“I can’t wait to go to Gran and Papa’s house for Easter tomorrow,” Lydia swooned dramatically and fell backward into my arms.
“Oof, watch my toes,” I told her, standing her back up and spinning her in a circle. “What are you looking forward to most about Gran and Papa’s?”
She curtseyed and then pirouetted while using my shoulder for support. “I am very excited about the rabbits!”
My parents have rabbits that live in their yard. While I was growing up, there were no rabbits at all in the yard, just some neighbors that raised pet rabbits. Fast-forward several decades and there is now an entire rabbit civilization developing on my parent’s lawn.
The little-girl-that-never-stops-moving closed her eyes and fell into me again, breathlessly wishing out loud, “Oh, I hope I hope I hope that we have caught five of them. One for each of us. Everyone in our family with at least one rabbit each.”
I stood her back up again and held her there by her shoulders. “Lydia, what are you talking about?”
“Rabbits!” she sang. “Beautiful rabbits.”
“You are trapping them?”
“Yes. Gideon and I made a trap the other day, out by the garden.”
I suddenly remembered. My parents have a mountain of topsoil near their greenhouse, and my two youngest children recently spent an entire Friday digging in it.
“Lydia, what kind of trap did you make?” I was getting a little nervous about her plans.
“Oh, we dug a big big hole on the top of the hill, and then we covered it with a big sheet of metal that we found.” She saw the face I was making and quickly added, “It had holes in it. Like a fence really.” She watched my face as it continued to react. “And, we just put it, um… over the hole. Like a lid. Perfectly safe.”
I had a vague memory now of seeing them do this while I had sat next to the campfire several yards away. They had dragged the large sheet of metal fencing from behind the greenhouse and balanced it on top of their miniature volcano, then they had shaken hands, and walked off.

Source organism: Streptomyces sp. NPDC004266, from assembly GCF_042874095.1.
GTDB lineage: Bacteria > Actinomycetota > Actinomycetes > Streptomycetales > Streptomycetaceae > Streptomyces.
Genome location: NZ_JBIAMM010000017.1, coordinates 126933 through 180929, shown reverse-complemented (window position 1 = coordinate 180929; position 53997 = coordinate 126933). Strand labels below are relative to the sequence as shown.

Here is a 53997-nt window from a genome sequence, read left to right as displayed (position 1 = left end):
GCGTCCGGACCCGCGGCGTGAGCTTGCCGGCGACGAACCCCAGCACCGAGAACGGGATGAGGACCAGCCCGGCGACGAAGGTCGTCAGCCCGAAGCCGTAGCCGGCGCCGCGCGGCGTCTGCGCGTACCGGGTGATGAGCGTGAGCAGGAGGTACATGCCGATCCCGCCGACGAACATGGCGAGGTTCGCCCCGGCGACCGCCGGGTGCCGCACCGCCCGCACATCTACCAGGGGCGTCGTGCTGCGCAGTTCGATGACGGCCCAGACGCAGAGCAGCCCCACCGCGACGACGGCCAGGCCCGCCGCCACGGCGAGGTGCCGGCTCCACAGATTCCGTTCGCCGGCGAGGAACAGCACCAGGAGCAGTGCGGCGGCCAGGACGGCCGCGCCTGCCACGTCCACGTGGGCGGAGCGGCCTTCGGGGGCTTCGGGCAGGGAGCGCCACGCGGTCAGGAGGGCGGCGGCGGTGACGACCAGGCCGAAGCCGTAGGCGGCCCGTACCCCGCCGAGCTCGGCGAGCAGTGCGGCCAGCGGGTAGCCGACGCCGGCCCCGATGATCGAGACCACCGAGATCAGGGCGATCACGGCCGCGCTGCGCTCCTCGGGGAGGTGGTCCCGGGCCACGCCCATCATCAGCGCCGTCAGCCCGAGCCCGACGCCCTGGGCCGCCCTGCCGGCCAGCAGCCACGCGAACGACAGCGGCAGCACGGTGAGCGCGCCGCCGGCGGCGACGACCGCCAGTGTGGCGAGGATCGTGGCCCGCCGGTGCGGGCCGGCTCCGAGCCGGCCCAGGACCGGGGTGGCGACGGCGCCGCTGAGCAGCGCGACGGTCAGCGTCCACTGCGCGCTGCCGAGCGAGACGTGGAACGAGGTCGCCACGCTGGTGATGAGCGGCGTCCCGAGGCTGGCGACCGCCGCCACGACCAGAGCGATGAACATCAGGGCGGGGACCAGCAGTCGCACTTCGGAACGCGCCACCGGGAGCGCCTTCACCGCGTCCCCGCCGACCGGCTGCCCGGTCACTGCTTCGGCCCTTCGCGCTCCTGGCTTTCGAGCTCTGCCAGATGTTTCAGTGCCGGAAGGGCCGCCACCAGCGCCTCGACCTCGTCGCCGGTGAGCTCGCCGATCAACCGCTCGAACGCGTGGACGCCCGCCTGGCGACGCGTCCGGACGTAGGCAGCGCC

“How is that going to catch rabbits?” I asked.
Her eyebrows banged together on her forehead. “What do you mean? The rabbits won’t be able to get out through the fence. The holes are too small. That is how they will be caught.”
“Right, so… if they can’t get through the fence, how are the rabbits going to get into the hole in the first place?”
She jerked her head back as if she were shocked by my naivety. “How do rabbits get anywhere?”
I waited for her to explain, but apparently, that was it. Her entire plan was to place a sheet of fencing on top of a hole and now she had complete faith that she would come back several days later and find that hole bursting with at least five happy little rabbits. And this faith was based on her belief that rabbits, perhaps, appear out of thin air. After all, she could look out of her grandmother’s front window and possibly see a rabbit, just casually sitting, anywhere, at any given moment. If it is possible for a rabbit to be anywhere, then why not inside a hole covered in metal?
I considered this mystical property of rabbits. In my mind, I saw a magician on stage, taking off his hat, showing that it was empty, then delicately reaching inside and removing a full grown rabbit. Then, I pictured my parent’s yard as if it were also a top hat. I looked inside it, as a child. There were no rabbits. A flick of the wrist later, I’m an adult, and there are hundreds of rabbits. You can’t explain that sort magic in any other way.
Perhaps this little girl was onto something.
I was brought back to reality by a child that seemed to be trying to climb my arm like a hanging vine. I shook her free and brushed her hair out of her face to get her attention. and calm her down, “Alright. Lydia, I have thought it through, and I think your trap might actually work.”
“Yes!” she shot into the air, “I knew it! Five Rabbits, Dad. There will be five rabbits. Maybe even seven rabbits, so Gran and Papa can each keep one.” She tumbled down the stairs calling for her brother. “Gideon! Gideon, we’re going to have rabbits!”